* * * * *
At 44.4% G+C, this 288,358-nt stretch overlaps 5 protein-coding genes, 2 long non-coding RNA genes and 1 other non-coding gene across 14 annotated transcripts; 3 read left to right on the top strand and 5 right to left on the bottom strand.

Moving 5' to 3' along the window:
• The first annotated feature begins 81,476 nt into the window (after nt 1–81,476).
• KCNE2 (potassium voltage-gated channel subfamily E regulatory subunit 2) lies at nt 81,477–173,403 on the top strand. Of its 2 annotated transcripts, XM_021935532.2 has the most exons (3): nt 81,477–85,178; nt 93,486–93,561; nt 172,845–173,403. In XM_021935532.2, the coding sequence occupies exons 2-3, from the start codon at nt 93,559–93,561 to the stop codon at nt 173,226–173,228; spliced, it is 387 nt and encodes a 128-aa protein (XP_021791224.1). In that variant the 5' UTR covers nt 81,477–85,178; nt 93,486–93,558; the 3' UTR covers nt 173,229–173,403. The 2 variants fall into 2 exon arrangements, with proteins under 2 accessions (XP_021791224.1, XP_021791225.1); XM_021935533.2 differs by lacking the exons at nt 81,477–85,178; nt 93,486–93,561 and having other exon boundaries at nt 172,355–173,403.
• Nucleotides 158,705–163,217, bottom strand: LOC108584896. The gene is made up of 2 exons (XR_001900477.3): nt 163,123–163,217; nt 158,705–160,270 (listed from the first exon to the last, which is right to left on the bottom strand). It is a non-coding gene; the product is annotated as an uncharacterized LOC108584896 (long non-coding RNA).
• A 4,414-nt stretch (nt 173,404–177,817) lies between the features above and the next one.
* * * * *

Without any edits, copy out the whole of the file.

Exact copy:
At 44.4% G+C, this 288,358-nt stretch overlaps 5 protein-coding genes, 2 long non-coding RNA genes and 1 other non-coding gene across 14 annotated transcripts; 3 read left to right on the top strand and 5 right to left on the bottom strand.

Moving 5' to 3' along the window:
• The first annotated feature begins 81,476 nt into the window (after nt 1–81,476).
• KCNE2 (potassium voltage-gated channel subfamily E regulatory subunit 2) lies at nt 81,477–173,403 on the top strand. Of its 2 annotated transcripts, XM_021935532.2 has the most exons (3): nt 81,477–85,178; nt 93,486–93,561; nt 172,845–173,403. In XM_021935532.2, the coding sequence occupies exons 2-3, from the start codon at nt 93,559–93,561 to the stop codon at nt 173,226–173,228; spliced, it is 387 nt and encodes a 128-aa protein (XP_021791224.1). In that variant the 5' UTR covers nt 81,477–85,178; nt 93,486–93,558; the 3' UTR covers nt 173,229–173,403. The 2 variants fall into 2 exon arrangements, with proteins under 2 accessions (XP_021791224.1, XP_021791225.1); XM_021935533.2 differs by lacking the exons at nt 81,477–85,178; nt 93,486–93,561 and having other exon boundaries at nt 172,355–173,403.
• Nucleotides 158,705–163,217, bottom strand: LOC108584896. The gene is made up of 2 exons (XR_001900477.3): nt 163,123–163,217; nt 158,705–160,270 (listed from the first exon to the last, which is right to left on the bottom strand). It is a non-coding gene; the product is annotated as an uncharacterized LOC108584896 (long non-coding RNA).
• A 4,414-nt stretch (nt 173,404–177,817) lies between the features above and the next one.